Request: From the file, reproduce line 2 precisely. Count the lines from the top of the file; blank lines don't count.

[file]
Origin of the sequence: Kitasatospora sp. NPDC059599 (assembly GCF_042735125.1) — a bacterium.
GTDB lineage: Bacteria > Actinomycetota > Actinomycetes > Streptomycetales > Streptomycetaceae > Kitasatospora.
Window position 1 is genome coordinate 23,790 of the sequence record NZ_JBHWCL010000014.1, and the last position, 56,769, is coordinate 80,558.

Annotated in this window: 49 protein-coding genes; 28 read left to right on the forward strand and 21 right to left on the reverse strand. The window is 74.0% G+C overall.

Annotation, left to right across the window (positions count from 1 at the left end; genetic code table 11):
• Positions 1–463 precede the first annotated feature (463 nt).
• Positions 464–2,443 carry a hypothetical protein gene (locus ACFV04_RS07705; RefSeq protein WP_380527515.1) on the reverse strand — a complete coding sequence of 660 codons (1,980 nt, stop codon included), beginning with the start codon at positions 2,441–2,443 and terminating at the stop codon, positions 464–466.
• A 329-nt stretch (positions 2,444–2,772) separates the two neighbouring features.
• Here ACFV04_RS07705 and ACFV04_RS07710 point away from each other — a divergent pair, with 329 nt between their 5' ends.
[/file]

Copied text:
GTDB lineage: Bacteria > Actinomycetota > Actinomycetes > Streptomycetales > Streptomycetaceae > Kitasatospora.